Jathika Namal Uyana - ජාතික නාමල් උයන
1005 hectares of Na (ironwood) forest and 72 other healing plants; massive pink
quartz mountain, well known for its healing properties; largest plant fossil
deposits in Sri Lanka; archaeological reserve with ruins of ancient monastery
and palace; diverse wild life.
The national Namal Uyana in Galkiriyagama which has the largest Rose Quartz
mountain in South Asia consists of 972 hectares or more. On May 8, 2005 Prime
Minister Mahinda Rajapaksa will declare open the forest as a National Forest
Twelve years ago, Venerable Wanawasi Rahula thera, a Sri Lankan Buddhist monk
settled in Namal Uyana, an ironwood forest in Sri Lanka's Dry Zone. He built
for himself a little tree-house 40 ft above ground in the branches of a Mora
tree, to live and to meditate. This was his home for almost a year, after which
he moved into a humble hermitage of cheap wood.
Now firmly established as head monk of the forest hermitage, he acts as guardian
of the forest and its environs, a role played by Sri Lanka's Buddhist monks
for over two millennia in the long history of Namal Uyana. Rahula thera believes
it was a role he had played in a previous lifetime 800 years ago.
When Rahula thera first came to the forest, he did not realize the extent of
its natural and historical treasures. Here you find ruins of an ancient monastery
that received the royal patronage of King Devanampiya Tissa (307-267 B.C) and
granite foundations of very old buildings strewn on a section of the forest
This Sinhala monarch holds an exalted place in Sri Lankan history. It was his
cordial relations with the great Buddhist emperor Asoka of India that led to
the arrival on the island of Arahat Mahinda thera and a retinue of missionaries.
Arahat Mahinda's delivery of a simple but profound discourse to King Tissa
(as he was then known) while he was out hunting deer in Dambulla forest, led
to the king's and later, the entire population's adoption of the precepts of
Mahinda also delivered the following message on the king's obligation to the
environment, "O" great King', the birds of the air and the beasts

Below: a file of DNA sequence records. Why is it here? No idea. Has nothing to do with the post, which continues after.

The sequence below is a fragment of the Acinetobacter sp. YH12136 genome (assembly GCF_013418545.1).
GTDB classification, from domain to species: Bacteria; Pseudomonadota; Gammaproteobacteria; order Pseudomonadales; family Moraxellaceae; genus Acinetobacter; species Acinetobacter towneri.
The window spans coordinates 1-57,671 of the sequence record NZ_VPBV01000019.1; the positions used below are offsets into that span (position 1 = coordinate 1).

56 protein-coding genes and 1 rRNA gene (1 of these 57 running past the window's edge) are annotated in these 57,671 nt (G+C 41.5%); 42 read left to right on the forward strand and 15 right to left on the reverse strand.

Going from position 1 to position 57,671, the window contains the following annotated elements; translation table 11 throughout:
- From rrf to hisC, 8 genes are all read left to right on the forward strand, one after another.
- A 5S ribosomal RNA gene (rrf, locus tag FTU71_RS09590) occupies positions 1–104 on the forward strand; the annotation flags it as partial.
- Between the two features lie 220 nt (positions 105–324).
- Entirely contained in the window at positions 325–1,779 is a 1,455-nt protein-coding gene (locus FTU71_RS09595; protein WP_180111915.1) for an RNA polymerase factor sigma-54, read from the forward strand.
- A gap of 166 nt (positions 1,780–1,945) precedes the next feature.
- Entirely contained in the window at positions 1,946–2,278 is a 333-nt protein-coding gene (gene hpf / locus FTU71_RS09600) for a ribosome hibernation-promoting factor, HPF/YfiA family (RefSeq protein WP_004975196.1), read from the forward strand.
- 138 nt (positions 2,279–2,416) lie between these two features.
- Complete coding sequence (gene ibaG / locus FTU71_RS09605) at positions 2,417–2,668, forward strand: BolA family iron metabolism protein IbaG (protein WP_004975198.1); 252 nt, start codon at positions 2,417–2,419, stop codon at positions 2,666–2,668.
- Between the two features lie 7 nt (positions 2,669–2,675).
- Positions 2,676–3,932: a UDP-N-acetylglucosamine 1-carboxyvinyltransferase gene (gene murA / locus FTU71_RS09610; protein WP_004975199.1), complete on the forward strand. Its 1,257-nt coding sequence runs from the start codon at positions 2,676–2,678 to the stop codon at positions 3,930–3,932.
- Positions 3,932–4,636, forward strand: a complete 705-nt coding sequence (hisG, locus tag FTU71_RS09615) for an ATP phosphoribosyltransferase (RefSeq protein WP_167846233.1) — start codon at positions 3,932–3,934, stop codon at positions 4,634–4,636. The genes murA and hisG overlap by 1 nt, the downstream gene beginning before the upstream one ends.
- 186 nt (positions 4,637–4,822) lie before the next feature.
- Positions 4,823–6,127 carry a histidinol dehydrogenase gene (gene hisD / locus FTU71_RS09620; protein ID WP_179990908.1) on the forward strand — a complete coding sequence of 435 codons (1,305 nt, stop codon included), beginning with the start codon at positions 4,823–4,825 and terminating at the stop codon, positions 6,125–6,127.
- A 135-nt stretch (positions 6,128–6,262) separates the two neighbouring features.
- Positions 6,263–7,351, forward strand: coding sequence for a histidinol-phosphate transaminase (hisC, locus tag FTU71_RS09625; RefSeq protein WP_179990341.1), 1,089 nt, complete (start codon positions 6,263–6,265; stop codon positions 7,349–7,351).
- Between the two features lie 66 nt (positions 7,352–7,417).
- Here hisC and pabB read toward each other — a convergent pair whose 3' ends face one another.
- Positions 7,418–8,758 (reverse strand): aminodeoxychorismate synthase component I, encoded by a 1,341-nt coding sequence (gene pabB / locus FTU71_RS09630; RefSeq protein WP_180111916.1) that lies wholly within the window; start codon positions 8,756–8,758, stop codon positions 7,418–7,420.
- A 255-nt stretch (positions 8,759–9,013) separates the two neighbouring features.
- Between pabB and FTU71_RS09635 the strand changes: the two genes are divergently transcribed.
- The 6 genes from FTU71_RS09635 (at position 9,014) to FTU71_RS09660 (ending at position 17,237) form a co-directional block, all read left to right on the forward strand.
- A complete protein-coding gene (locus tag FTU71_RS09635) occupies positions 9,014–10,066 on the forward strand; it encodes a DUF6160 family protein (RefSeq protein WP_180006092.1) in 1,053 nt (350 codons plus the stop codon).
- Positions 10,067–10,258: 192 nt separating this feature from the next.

on the earth have an equal right to live and move about in any part of this
kingdom as thou. The land belongs to the people and all other living things,
and thou art but the guardian of it."
At the beginning of the 8th Century, a section of the forest became what probably
was the world's oldest recorded human sanctuary. Anyone fleeing their enemies
or on the run from even the king was entitled to sanctuary in this forest, which
was under the sole jurisdiction of Buddhist monks.
The king had no automatic right of arrest. Legend has it that outlaws and
the persecuted seeking
the sanctuary in Namal Uyana were transformed into Na
trees. Closer to fact was that they were obliged by the monks to plant and
care for the trees. Indeed, the semi-orderly formation of the forest strongly
indicates human plantation.
When Rahula thera arrived, the forest was being denuded by chena cultivators
from nearby villages who used to slash and burn sections of the forest to clear
land for seasonal crop cultivation. It had also fallen prey to illegal loggers
and treasure hunters.
At that time, there was little public awareness of the unique place about which
Rahula has worked hard to educate the public. Thanks to these efforts, the government,
in 2001, declared Namal Uyana an archaeological reserve.
Now, chena cultivation and logging have almost ceased. In August 2003, the
Namal Uyana Trust, funded by donations from organizations, philanthropists,
and the proceeds of the very nominal park entrance fees was established.
The trust funds have helped uplift the lives of the people of the surrounding
villages, and to build a Community Environmental and Research Centre. Moves
are afoot to have the forest declared a World Heritage Site.
Rahula thera's efforts to conserve, develop and protect 'his' forest future
generations have been recognized by the Sri Lankan government, which has bestowed
on him the honorific Parisara Vibbushana, Sri Lankan Haritha, and Parisara Vedi
Sasana Jyothy. He also holds the Indian, Seda Salu title. All these honour his
To protect 'his' forest, Rahula has focused much of his efforts on providing
alternative means of livelihood to surrounding villagers.
Galkiriyagama, 158 miles north of Colombo.
(source : Daily News)
Travel Directions to Janthika Namal Uyana
Route from Colombo to Janthika Namal
Route from Dambulla Road to Janthika Namal
Through : Kandy Road - Ambepussa - Kurunegala
Time to Spend : 2 hours
Travel time : 3.5 hours.
Driving directions : see
on google map
Distance :7.5 km
Travel time : 15 minutes.
Driving directions : see
on google map
Created : April 14, 2007
November 3, 2012